Applying Riley's thoughts to music, a successful band can be seen as a team activity, and a team with the winning attitude is one that will likely rise to the top. Writing for LinkedIn, John Sadler identified how a winning attitude informed by virtues such as respect is the crucial element to a band's success. Some of his helpful tips for instilling positive attitudes among bandmates include showing up on time, coming to rehearsals prepared, listening effectively, and discussing and outlining goals together as a group.

Also a hall of fame coach, Phil Jackson won 11 NBA titles with the Chicago Bulls and Los Angeles Lakers. While stars such as Michael Jordan and Kobe Bryant made outstanding individual contributions, it was Jackson's unique approach to coaching that helped him manage star personalities and ultimately put his teams over the top.

A big proponent of mindfulness and mental strength, Jackson — who earned the nickname the Zen Master — used coaching tactics such as inviting players to meditate, practice in the dark and practice yoga.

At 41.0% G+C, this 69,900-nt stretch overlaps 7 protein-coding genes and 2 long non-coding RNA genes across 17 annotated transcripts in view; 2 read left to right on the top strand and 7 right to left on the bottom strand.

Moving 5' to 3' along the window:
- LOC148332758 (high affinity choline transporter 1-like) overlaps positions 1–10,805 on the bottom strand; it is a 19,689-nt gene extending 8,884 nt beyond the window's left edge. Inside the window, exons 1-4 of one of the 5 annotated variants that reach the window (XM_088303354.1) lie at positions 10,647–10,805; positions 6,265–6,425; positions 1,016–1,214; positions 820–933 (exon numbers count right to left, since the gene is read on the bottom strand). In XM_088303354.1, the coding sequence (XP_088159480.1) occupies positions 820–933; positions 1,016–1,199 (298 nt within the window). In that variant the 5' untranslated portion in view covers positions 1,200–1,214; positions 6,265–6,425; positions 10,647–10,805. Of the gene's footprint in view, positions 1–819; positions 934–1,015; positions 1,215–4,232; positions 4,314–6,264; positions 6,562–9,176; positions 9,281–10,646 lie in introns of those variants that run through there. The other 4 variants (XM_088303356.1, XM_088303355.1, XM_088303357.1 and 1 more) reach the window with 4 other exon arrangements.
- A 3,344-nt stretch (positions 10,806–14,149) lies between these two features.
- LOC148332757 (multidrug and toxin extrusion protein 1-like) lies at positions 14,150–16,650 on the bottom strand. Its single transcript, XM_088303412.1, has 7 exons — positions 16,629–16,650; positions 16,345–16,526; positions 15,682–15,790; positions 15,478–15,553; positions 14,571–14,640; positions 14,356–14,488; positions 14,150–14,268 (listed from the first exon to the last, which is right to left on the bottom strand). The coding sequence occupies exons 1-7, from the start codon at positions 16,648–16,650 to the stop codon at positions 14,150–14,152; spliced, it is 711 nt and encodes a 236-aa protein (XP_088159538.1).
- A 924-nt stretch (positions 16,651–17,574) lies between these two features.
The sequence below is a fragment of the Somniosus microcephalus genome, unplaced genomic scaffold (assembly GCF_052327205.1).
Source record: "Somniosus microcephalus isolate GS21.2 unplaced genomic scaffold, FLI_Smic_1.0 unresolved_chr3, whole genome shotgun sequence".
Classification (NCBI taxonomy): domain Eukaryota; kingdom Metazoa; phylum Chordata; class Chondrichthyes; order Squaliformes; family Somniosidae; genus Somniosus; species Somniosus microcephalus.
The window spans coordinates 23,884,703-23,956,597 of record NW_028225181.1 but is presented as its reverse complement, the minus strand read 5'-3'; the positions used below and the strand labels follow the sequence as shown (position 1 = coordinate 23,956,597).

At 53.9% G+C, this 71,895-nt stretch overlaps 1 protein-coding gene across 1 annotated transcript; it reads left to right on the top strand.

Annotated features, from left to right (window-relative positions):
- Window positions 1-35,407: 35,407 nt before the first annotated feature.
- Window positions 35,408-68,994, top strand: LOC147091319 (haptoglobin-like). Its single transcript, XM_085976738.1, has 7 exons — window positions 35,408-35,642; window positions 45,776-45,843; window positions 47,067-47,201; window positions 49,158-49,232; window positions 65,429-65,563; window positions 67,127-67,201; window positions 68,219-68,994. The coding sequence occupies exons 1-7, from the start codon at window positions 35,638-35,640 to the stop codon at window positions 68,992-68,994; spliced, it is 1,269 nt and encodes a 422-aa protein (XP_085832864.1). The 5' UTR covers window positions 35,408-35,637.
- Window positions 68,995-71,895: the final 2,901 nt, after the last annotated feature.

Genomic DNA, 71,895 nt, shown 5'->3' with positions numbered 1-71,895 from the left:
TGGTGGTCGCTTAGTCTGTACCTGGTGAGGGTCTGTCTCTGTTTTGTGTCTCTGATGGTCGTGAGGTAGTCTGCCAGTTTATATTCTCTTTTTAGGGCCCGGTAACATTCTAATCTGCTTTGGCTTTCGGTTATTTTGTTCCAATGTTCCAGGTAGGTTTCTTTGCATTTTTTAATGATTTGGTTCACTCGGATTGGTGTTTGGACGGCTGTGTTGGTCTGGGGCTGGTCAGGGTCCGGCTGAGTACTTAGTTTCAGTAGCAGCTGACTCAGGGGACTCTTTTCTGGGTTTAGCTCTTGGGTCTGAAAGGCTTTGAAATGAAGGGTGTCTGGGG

"As much as we pump iron and we run to build our strength up, we need to build our mental strength up," Jackson told Oprah Winfrey. "We need to build our mental strength so we can focus, get one point at attention and so we can be in concert with one another in times of need."

Inspired by Jackson's philosophies, future hall of famer Bryant worked with mindfulness expert George Mumford throughout his career. Mumford, who also instructed Jordan, helped instill in Bryant the Zen Master-approved mechanism of meditation to cope with the intense pressure of elite athletic competition.

"I meditate every day," the now-retired Bryant told Winfrey in 2015. "I do it in the mornings and I do it for about 10 or 15 minutes. I think it's important because it sets me up for the rest of the day. … If I don't do it, I feel like I'm constantly chasing the day."

Many articles have outlined how meditation can benefit musicians. Writing for The Guardian, pianist/composer Rolf Hind explained how meditation helped him find new purpose as a musician.

"For me, the practise of meditating … has brought an enormous amount to my life and music-making," wrote Hind. "[I have] a sense of clarity and control, less neurosis about ambitions and 'career,' greater efficiency, awareness and body sense as a pianist. As a composer, I'm more in touch with the sources of my own creativity."

As the saying attributed to the great painter Pablo Picasso goes, "Good artists copy; great artists steal." In the context of music this is not meant to be taken literally, but musicians who borrow ideas and strategies from successful people — in this case, all-star basketball players and hall of fame coaches — will surely take their game to an MVP level.